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Sailing Lake Eyre stopped by National Parks

by Nancy Knudsen on 15 Feb 2011
Water heading for Lake Eyre .. .
Even though the current inflow into Lake Eyre means that there'll be plenty of water for sailing in 2011, there's a risk that the Lake Eyre Yacht Club won't be able to sail this year, or maybe ever.

Leisure sailors fly in from all over Australia and even from overseas for the opportunity of sailing in one of the most unusual yacht clubs in the world, and 2011 could be unusual because it would be the second year in a row that sailors can zoom their catamarans across the famous lake.

So what's the problem? According to the Commodore of the Yacht Club, Bob Backway, the National Parks and Wildlife Service is refusing to give permission to sail on the lake until the native title claimants have given their permission.

'We were planning an informal gathering on the Lake around Easter,' says long time Commodore Bob, 'and another regatta at Lake Killamperpunna in July, as it would be easy to repeat and we all had such a great time in 2010.

'Believe it or not, even though Etadunna (Station) are quite happy to have us return to Killamperpunna, the Aboriginal Heritage Department are threatening to take action against us sailing on any waterway in the Lake Eyre Basin.'

2011 promises to be a bonanza year, with the Lake expected to reach a level comparable with or slightly higher than the level in 2000, but that won't help if the South Australian Government removes the Yacht Club's right to access and boat on the waterway once it is navigable.

'Unfortunately,' says Commodore Backway, 'We cannot match the free legal services the complainants have at their disposal... and... realistically speaking the only way to boat on Lake Eyre this year will be by committing an illegal act - and given the anger in our membership this may happen.'

If that weren't enough, there's more trouble at the south end of the Lake. Backway explains, 'In addition the Station Manager of Stuart Creek, a BHP owned property, has cut access to Lake Eyre South in response to pressure from the native title claimants. This access track, has been used since the year dot, by locals and those in the know to access Lake Eyre South in an area of firm beach with water only 30m from the National Park boundary. It has never been formalised as a public access track because it is only a few kilometres off the Oodnadatta Track and had never caused problems.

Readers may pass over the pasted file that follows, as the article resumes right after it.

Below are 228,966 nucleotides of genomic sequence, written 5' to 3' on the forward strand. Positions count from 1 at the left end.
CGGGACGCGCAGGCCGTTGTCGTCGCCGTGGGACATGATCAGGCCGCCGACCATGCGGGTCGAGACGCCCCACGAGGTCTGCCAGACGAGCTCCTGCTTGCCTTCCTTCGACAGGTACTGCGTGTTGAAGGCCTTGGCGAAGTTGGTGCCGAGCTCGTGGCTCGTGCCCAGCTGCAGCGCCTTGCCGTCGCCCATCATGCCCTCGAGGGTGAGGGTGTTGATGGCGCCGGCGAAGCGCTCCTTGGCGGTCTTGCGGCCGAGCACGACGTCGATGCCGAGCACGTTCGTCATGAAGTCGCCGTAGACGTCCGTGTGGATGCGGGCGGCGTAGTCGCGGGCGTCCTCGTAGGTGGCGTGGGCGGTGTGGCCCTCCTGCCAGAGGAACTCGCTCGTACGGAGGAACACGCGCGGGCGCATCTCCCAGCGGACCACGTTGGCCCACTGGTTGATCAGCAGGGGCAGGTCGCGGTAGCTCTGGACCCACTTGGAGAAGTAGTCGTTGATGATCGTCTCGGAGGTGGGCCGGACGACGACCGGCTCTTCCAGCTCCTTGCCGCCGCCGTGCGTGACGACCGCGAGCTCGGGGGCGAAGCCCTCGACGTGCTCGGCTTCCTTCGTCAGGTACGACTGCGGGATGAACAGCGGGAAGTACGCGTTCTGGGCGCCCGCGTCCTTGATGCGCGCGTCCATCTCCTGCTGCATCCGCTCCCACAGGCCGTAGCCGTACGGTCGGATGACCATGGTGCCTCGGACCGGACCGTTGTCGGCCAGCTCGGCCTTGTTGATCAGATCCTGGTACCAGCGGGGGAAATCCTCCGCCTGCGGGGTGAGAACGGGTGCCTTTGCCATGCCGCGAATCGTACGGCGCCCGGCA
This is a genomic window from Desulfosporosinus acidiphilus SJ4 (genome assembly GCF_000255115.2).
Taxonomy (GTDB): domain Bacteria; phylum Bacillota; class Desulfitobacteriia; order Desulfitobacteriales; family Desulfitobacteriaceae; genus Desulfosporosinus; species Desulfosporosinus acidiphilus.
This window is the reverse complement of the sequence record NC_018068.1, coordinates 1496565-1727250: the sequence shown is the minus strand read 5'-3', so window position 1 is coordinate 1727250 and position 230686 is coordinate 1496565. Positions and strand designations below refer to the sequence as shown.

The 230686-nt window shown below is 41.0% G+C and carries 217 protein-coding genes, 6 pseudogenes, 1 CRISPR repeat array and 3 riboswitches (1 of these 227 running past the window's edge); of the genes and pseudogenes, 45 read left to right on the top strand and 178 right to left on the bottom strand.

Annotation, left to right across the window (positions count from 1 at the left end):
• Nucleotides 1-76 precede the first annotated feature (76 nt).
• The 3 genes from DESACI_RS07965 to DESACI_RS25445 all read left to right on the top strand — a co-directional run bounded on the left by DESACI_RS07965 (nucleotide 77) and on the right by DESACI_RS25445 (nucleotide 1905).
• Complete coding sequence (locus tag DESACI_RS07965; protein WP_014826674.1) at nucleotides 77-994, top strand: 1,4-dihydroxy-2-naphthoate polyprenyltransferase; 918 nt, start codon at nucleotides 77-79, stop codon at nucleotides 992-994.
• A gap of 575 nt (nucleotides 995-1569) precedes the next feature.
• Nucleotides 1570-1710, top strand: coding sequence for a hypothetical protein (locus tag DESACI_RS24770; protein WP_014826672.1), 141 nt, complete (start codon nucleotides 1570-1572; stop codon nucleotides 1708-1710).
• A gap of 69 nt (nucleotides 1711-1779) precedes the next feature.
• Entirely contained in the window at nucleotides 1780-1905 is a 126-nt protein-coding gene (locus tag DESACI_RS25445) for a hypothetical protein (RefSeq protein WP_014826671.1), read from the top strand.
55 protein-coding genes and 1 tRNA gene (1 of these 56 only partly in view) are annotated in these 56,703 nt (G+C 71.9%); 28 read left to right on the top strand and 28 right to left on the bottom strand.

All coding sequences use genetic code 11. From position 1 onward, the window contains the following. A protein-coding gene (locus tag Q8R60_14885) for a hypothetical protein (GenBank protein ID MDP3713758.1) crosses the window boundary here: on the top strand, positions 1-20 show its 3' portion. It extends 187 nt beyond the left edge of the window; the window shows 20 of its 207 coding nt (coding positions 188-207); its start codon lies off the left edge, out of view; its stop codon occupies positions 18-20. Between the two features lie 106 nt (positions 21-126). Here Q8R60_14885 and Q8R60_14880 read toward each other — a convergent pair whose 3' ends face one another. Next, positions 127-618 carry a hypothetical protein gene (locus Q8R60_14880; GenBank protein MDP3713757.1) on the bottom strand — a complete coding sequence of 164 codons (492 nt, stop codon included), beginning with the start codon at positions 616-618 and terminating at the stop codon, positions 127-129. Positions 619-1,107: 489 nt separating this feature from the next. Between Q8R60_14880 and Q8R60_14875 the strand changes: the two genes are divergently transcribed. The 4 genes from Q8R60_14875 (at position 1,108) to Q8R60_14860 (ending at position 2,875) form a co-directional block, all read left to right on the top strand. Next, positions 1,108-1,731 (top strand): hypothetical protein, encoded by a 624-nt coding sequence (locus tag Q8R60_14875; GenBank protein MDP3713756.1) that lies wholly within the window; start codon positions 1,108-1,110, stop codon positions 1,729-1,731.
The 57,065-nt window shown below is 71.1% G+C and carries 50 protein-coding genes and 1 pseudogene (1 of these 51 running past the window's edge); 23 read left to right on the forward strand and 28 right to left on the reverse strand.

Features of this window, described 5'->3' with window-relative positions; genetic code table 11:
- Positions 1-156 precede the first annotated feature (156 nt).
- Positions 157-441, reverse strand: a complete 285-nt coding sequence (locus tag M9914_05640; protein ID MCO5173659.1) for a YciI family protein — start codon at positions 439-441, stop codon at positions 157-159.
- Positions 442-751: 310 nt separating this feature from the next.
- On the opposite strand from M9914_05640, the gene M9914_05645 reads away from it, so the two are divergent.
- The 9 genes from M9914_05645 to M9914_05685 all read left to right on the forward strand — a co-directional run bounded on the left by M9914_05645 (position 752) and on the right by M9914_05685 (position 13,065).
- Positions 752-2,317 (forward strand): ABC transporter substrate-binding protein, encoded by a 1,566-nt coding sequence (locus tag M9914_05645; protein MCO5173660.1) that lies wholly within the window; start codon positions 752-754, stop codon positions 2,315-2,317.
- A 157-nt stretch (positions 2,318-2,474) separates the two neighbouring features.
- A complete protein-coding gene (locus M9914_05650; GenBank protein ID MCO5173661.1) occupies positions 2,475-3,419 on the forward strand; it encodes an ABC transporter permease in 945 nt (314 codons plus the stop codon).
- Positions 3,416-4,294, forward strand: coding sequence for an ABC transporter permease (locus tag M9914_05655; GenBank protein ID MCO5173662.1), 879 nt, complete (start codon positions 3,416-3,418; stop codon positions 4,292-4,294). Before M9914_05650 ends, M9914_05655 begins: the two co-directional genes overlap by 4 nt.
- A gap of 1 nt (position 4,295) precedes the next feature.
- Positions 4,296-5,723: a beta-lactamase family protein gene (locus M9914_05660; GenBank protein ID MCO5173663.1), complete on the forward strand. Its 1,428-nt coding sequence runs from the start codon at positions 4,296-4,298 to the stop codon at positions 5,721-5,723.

Backway maintains that the sailors in the yacht club 'recreate in the National Park (of Lake Eyre) in an environmentally sustainable way,' and therefore should be given permission to sail.

The Lake Eyre Phenomenon:

Sailing on Lake Eyre usually has to be preceded by flooding in Queensland, and the water takes an amazing seven week journey to reach the Lake. The experience of being there to see the flood waters and even more to sail on the salty water is what makes people travel so far to be there.

The sight of headwaters rushing down Warburton River, which is 300-400 metres wide in some places and into Lake Eyre, seven weeks after flooding begins at Camooweal in northwest Queensland, is a marvel few people have witnessed firsthand.

So salty is the Lake Eyre basin that even when the water reaches a metre deep it remains thick and heavy, and it still crystallizes around anything that breaks the surface.

And when the floods come, the shimmering pink hue spreads far into the distance, engulfing thousands of square kilometres in South Australia's north and bringing life to the normally parched, barren landscape. Up to 50 species of bird will head for the lake to breed, as well as insects, invertebrates, frogs, crustaceans and fish.

'It's just so different to sailing anywhere else in the world,' Backway says. 'With shallow floods you tend to be becalmed when you're out in the middle of the lake. There's a weird effect that happens. The prevailing winds tend to be south-easterlies. But the evaporation from the lake is so great, that you get an updraft and the wind is actually deflected up and over it. It's like a bubble in the middle of the lake, where everything is still.'

With stronger winds, the effect is lost but Backway says even then the biggest waves are only 200mm high. 'That's because the water is like oil, very heavy because of the salt,' he says. 'The pink bacteria that live in the lake also produce glycerine ... it's like sailing in pink oil, that's what you feel like you're doing.'

Located about 700km north of Adelaide, what is commonly known as Lake Eyre is actually made up of two lakes, the largest 144km long and 77km wide. The lakes were named after Edward Eyre, the first European to see them in 1860. Only a handful of times since then has it filled to capacity, the last in the 1970s.

Currently the Lake Eyre Yacht Club has about 150 paid-up members with some, almost unbelievably, coming from as far away as Scotland and the United States. Most sail catamarans, the shallow waters causing difficulties for any craft that needs a keel. But on occasions, like in 1984 and `89, water levels have exceeded four metres. Backway recalls some taking larger yachts onto the lake and organising races in the 1970s, especially when water levels peaked in 1974 at 5.7 metres.

But it might be an experience merely to be nostalgic about, if sailing is not to be allowed in the future.

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